~*~

While Zolbrod faced her memories and her family before she got married, I did my best to shove that box into the dark recesses. I can remember days in high school of being so bloody angry and unable to verbalize why. Because…God? Because everyone was going into the ministry but me? But now I can see it was because The Monster had started to take an interest in my friends. I wanted to protect them, but I couldn’t say why. I had scrawled “nightmares” on the box, hoping that would make it easier to contain. Childhood nightmares are just a part of anyone’s life, right?

Only in college, the first school where no other family member ever attended, was I able to create some sort of identity for myself….until The Monster announced he was enrolling there my second year. My parents thought it a marvelous idea. “Jean, you’ll help him, won’t you?”

I broke down crying with the college chaplain, and he recommended that The Monster and I address our family together. No healing could come without unity.

To be true, to be me. To open my mouth, and say, “This happened to me, and it’s affected who I am.” I could not finish what college had helped me start without this moment.

The Monster’s reaction to the chaplain’s suggestion: “Look, it was a bad thing I did back then. They don’t need to know.”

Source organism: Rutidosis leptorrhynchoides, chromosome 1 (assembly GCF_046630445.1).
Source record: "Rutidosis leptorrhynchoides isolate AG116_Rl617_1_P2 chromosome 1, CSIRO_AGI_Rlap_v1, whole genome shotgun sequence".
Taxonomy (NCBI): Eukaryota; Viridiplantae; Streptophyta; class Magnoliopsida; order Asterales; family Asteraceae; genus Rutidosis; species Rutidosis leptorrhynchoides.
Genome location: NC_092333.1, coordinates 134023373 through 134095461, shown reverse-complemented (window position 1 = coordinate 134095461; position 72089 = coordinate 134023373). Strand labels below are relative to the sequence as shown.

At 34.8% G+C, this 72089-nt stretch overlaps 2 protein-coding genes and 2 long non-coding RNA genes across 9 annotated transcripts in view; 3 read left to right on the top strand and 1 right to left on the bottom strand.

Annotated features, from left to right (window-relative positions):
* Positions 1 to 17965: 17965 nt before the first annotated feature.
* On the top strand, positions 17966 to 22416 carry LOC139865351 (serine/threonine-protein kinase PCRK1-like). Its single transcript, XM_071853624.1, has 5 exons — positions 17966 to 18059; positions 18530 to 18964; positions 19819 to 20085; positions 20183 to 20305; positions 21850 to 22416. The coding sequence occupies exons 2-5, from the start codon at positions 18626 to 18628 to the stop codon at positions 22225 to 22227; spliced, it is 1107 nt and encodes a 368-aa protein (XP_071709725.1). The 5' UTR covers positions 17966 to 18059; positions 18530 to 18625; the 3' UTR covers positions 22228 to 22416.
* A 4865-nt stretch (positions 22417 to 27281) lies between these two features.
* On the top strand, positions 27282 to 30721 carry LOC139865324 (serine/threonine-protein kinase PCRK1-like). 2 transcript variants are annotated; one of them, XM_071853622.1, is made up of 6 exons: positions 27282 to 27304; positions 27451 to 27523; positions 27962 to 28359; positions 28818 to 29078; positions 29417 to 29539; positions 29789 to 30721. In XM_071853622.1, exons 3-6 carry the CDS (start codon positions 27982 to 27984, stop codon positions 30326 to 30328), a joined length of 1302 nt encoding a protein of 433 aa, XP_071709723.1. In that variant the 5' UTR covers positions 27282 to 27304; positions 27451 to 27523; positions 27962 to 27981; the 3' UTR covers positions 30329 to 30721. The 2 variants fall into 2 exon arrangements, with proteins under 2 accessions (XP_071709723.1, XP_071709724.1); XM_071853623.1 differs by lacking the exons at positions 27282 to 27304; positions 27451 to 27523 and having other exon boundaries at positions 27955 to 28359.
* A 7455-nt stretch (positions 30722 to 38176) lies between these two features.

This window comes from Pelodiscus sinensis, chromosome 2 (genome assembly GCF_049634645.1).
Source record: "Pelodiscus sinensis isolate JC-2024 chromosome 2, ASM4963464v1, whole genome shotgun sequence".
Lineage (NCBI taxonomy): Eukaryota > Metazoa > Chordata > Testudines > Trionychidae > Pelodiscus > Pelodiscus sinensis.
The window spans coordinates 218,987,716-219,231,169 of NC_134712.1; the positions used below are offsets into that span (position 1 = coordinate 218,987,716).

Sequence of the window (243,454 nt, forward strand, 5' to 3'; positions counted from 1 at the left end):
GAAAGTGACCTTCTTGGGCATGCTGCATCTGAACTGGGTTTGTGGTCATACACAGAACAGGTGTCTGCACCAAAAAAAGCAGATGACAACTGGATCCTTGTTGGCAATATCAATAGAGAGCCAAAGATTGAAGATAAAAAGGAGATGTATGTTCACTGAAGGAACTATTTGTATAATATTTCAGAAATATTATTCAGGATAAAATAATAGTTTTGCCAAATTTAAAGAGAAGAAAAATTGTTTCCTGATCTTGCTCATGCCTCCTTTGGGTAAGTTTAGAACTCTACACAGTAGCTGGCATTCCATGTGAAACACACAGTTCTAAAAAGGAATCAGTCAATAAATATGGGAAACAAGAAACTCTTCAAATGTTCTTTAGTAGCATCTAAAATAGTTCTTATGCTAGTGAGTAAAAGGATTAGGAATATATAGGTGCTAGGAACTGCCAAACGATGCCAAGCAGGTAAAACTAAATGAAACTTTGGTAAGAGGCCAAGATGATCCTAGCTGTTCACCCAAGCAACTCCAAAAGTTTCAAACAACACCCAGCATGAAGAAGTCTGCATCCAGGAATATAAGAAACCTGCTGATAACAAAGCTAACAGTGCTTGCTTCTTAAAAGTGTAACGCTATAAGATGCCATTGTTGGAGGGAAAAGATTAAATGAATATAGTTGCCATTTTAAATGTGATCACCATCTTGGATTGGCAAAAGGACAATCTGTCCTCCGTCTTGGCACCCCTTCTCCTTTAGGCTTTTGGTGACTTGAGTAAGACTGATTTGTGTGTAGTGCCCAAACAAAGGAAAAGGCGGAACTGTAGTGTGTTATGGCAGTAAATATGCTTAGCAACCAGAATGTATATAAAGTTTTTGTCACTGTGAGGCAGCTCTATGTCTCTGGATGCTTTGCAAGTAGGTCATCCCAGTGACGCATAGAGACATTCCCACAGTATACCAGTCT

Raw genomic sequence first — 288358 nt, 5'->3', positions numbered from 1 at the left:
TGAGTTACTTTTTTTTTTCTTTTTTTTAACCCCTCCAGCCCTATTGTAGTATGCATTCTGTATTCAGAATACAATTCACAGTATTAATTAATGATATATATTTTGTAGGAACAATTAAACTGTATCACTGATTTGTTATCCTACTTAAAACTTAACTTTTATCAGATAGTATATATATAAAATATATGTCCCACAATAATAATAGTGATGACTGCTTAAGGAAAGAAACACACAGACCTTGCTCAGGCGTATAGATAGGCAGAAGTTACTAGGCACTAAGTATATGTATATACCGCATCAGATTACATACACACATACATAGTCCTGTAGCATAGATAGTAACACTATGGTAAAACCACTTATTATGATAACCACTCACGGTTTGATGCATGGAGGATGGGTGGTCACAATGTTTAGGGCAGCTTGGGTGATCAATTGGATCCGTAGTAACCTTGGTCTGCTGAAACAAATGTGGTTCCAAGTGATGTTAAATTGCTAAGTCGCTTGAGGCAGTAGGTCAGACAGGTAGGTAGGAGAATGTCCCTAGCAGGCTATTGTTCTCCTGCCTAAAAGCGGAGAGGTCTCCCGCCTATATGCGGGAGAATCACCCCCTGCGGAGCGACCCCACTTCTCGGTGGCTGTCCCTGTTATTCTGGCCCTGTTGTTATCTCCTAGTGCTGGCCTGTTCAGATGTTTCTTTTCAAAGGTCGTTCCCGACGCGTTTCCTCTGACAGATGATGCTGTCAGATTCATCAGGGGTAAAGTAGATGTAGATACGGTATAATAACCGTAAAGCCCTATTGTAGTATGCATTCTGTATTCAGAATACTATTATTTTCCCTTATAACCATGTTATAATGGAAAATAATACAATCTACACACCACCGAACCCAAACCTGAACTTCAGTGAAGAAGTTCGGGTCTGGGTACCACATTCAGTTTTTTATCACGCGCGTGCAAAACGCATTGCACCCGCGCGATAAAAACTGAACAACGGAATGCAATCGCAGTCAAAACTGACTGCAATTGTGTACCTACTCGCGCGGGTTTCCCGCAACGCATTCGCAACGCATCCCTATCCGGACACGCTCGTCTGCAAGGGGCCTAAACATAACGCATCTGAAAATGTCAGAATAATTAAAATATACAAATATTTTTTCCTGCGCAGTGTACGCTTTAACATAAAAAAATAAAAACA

End of conversation.

And like a fucking coward, I did what I always did: I silenced myself.

~*~

Spring, beautiful spring. My firstborn sleeps on my chest. I’d barely had ten minutes’ sleep all night. I still reeked of ravioli vomit from labor that night. But I was a mom with a healthy baby. A daughter.

Family came round later that day: Bo’s father, then later on my family, including The Monster.

Oh, God.

I have a daughter.

Every family gathering thereafter put me on DEFCON 1. The Monster showed little interest in baby Blondie, yet I always kept my distance, always nursed out of sight. When I told Bo I wanted to speak up, he pointed to The Monster’s behavior and said, “You don’t know if he’s going to do anything. Just leave it be.” He saw me as paranoid, fed the part of me that thought like Zolbrod did: The Monster was working through his own growing sexuality. He wouldn’t do anything now.

The morning after Bondie’s first Thanksgiving, I walked outside to say good morning to my father. I remember the bright blue sky, and giant elm in the yard half red, half green. The dog, sniffing for squirrels. My father turned to me, and I could see nothing “good” was meeting his eyes.

“I don’t know what’s going on with you and ___, but you need to grow up.”

…wha?…

“You always look down on ___. You need to deal with that. Now.”

Here. Now. NOW, Jean, say something! All the missed chances in the past, all the pain and anger and dreams of killing The Monster, just open up and FUCKING SPIT IT OUT

I remember shaking all over. Visibly shaking. “Do you ever wonder why I act like that?”

My father bit his lip. “Yes, I do. And maybe you’ll tell me some day. But it’s still something you have to work out.”